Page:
THE GAMES OF ORANG-OUTANGS 207
when it was seven months old, most likely finding the climate too cold for it. Her appetite was very good, and she was seldom known to refuse anything offered to her; but her favourite food was carrots, parsley, and strawberries. Still, she would accept meat, fish and eggs, which she ate very neatly, and was very fond of wine, particularly of Malaga, sometimes drinking a whole bottle at a sitting. During the voyage this clever little lady would make her own bed as well as any housemaid, first shaking up the hay and then getting it all smooth before arranging the bed clothes.
Another of the tribe which was brought from Borneo about forty years later, seems to have been stronger, and to have had a longer life. His captors did not know anything about orang-outangs, and instead of leaving him loose on board the ship, where he would have been perfectly happy, they cooped him up in a cage. However, like other prisoners, he managed by cunning and perseverance, to break through his bars, and ran joyfully up to the top to the mast-head, but by-and-by hunger brought him down, and he was chained up to a strong stake. But one is not a monkey for nothing, and the knot which fastened the chain to the staple was soon undone, and flinging the chain round his shoulder, and taking the end in his mouth, he was off again to his place of refuge.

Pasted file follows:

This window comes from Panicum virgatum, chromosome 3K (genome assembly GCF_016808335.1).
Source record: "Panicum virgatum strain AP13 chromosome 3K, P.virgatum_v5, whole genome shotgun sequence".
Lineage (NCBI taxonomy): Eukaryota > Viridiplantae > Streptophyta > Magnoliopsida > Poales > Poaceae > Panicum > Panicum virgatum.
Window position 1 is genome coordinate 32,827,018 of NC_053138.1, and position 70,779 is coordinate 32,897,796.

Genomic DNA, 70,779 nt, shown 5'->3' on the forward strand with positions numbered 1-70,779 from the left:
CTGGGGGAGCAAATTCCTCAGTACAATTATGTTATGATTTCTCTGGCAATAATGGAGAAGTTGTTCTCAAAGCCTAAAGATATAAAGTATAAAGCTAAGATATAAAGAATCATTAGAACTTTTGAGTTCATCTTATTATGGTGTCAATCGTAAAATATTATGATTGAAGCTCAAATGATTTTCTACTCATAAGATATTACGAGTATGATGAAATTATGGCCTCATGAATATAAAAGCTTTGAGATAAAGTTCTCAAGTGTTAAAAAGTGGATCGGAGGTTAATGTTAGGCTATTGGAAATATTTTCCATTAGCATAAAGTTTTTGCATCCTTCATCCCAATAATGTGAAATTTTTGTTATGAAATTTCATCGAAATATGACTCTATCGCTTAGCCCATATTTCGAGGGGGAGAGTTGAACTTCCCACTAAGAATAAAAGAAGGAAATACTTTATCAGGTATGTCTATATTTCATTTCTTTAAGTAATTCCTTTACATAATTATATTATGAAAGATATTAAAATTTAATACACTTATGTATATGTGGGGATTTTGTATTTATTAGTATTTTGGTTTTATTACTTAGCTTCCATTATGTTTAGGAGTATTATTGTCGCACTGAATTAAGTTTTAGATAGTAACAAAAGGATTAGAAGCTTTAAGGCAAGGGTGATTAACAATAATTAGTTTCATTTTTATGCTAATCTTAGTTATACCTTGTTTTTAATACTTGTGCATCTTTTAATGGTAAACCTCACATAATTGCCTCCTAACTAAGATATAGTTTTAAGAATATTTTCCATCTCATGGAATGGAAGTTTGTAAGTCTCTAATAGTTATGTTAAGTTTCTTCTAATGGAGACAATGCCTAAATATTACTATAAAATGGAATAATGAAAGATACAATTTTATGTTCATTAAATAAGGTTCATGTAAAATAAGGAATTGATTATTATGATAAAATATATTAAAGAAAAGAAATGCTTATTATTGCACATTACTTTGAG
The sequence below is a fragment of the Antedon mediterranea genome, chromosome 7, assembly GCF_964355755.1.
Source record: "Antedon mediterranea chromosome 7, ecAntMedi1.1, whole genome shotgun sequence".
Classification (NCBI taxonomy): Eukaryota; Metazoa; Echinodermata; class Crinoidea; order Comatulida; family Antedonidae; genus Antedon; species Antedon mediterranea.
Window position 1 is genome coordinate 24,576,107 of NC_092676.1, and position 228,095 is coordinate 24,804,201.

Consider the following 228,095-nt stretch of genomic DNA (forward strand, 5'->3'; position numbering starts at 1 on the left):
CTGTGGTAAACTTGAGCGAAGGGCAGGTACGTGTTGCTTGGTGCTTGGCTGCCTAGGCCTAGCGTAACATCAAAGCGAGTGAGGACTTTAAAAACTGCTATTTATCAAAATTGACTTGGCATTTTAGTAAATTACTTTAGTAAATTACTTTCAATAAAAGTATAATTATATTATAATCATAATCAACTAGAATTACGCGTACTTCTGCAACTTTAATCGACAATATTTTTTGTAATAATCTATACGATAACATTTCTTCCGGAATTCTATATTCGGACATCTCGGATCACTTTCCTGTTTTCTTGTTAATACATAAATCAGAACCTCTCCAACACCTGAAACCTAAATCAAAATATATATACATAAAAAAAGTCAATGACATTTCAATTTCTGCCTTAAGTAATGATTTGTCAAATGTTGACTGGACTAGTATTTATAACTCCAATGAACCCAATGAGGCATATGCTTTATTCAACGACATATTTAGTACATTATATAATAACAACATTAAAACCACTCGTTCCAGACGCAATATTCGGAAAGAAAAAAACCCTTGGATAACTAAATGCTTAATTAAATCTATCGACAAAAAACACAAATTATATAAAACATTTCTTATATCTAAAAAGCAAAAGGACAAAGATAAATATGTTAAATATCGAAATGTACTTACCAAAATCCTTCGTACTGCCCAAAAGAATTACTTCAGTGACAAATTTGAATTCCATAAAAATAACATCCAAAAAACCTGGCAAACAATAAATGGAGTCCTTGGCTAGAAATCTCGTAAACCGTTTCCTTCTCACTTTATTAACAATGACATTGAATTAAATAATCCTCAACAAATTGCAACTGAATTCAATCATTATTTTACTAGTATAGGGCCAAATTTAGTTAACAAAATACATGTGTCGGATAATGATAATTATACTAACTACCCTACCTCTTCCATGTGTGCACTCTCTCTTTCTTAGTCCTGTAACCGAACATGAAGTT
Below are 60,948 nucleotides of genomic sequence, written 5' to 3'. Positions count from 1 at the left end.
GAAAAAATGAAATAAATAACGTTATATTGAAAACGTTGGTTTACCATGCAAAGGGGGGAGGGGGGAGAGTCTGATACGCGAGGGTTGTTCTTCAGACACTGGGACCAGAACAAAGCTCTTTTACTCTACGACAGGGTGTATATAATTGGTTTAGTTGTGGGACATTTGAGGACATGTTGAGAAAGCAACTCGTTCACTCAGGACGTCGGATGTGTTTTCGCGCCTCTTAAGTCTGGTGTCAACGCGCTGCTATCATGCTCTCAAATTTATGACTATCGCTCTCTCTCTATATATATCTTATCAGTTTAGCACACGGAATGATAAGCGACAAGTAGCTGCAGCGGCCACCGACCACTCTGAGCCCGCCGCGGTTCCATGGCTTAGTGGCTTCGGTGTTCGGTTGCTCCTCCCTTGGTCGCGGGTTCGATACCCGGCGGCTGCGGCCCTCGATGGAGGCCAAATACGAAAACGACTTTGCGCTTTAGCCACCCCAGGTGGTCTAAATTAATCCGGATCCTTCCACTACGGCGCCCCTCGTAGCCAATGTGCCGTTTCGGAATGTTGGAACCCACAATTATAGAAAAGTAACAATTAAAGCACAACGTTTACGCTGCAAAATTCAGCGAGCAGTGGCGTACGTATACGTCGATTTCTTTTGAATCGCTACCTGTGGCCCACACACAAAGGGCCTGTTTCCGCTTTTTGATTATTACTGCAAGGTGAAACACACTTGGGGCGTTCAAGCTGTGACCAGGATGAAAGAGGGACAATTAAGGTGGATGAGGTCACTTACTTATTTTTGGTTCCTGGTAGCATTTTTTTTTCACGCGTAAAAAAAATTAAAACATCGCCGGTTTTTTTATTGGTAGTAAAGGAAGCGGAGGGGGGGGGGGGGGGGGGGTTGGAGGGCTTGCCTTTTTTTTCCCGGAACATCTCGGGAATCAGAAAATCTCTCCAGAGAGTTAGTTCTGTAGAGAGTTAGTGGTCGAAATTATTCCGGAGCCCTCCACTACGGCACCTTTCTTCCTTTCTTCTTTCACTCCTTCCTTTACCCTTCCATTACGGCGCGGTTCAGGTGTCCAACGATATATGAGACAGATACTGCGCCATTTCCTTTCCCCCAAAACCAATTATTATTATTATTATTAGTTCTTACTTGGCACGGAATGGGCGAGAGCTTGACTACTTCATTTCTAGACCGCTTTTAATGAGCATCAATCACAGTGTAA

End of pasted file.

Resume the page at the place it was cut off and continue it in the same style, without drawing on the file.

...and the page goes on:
At last they decided that he had better be left alone, and then there was no end to the games he had with the sailors. None of them could run up the rigging as far as he, or if by good luck or a trick one of them did catch him up, it was nothing for him to fling himself across to a rope hanging thirty feet away ; and let the sailors shake the rope as hard as they could his wrists never gave way.
Voyages in those days were very slow, and there was plenty of time to play. Besides, the ships often waited some time at the various ports to take in fresh provisions, and how thankful everybody must have been to get on shore